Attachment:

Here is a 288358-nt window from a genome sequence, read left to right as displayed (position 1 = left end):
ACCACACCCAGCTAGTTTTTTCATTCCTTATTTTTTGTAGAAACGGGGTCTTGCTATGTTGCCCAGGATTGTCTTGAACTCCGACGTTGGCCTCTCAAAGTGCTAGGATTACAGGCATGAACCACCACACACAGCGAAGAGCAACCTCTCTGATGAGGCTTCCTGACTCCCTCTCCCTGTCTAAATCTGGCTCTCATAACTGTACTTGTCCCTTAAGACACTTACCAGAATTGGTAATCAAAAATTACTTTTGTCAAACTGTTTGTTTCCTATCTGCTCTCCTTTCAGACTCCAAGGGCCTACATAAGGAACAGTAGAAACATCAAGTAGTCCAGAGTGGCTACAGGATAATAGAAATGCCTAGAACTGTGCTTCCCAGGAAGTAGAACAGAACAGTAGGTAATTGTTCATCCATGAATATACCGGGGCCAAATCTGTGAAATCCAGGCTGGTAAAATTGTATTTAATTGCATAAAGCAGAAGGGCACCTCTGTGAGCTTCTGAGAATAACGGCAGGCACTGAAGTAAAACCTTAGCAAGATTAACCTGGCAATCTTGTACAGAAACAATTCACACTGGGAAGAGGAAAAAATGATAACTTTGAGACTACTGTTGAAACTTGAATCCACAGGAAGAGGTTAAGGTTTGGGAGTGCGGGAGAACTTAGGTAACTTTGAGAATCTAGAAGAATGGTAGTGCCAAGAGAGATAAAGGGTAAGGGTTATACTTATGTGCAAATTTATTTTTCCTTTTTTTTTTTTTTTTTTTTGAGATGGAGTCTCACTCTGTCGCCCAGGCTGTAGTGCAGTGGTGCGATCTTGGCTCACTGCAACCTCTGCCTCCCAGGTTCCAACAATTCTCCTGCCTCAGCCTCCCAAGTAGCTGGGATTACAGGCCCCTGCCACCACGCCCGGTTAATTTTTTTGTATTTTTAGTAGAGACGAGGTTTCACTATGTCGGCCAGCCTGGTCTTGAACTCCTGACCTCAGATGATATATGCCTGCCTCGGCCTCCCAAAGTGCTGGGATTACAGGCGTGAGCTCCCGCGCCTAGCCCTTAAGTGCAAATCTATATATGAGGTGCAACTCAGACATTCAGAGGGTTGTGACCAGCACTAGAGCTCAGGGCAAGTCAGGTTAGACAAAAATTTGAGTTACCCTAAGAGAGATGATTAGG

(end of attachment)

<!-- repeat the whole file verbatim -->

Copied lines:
Here is a 288358-nt window from a genome sequence, read left to right as displayed (position 1 = left end):
ACCACACCCAGCTAGTTTTTTCATTCCTTATTTTTTGTAGAAACGGGGTCTTGCTATGTTGCCCAGGATTGTCTTGAACTCCGACGTTGGCCTCTCAAAGTGCTAGGATTACAGGCATGAACCACCACACACAGCGAAGAGCAACCTCTCTGATGAGGCTTCCTGACTCCCTCTCCCTGTCTAAATCTGGCTCTCATAACTGTACTTGTCCCTTAAGACACTTACCAGAATTGGTAATCAAAAATTACTTTTGTCAAACTGTTTGTTTCCTATCTGCTCTCCTTTCAGACTCCAAGGGCCTACATAAGGAACAGTAGAAACATCAAGTAGTCCAGAGTGGCTACAGGATAATAGAAATGCCTAGAACTGTGCTTCCCAGGAAGTAGAACAGAACAGTAGGTAATTGTTCATCCATGAATATACCGGGGCCAAATCTGTGAAATCCAGGCTGGTAAAATTGTATTTAATTGCATAAAGCAGAAGGGCACCTCTGTGAGCTTCTGAGAATAACGGCAGGCACTGAAGTAAAACCTTAGCAAGATTAACCTGGCAATCTTGTACAGAAACAATTCACACTGGGAAGAGGAAAAAATGATAACTTTGAGACTACTGTTGAAACTTGAATCCACAGGAAGAGGTTAAGGTTTGGGAGTGCGGGAGAACTTAGGTAACTTTGAGAATCTAGAAGAATGGTAGTGCCAAGAGAGATAAAGGGTAAGGGTTATACTTATGTGCAAATTTATTTTTCCTTTTTTTTTTTTTTTTTTTTGAGATGGAGTCTCACTCTGTCGCCCAGGCTGTAGTGCAGTGGTGCGATCTTGGCTCACTGCAACCTCTGCCTCCCAGGTTCCAACAATTCTCCTGCCTCAGCCTCCCAAGTAGCTGGGATTACAGGCCCCTGCCACCACGCCCGGTTAATTTTTTTGTATTTTTAGTAGAGACGAGGTTTCACTATGTCGGCCAGCCTGGTCTTGAACTCCTGACCTCAGATGATATATGCCTGCCTCGGCCTCCCAAAGTGCTGGGATTACAGGCGTGAGCTCCCGCGCCTAGCCCTTAAGTGCAAATCTATATATGAGGTGCAACTCAGACATTCAGAGGGTTGTGACCAGCACTAGAGCTCAGGGCAAGTCAGGTTAGACAAAAATTTGAGTTACCCTAAGAGAGATGATTAGG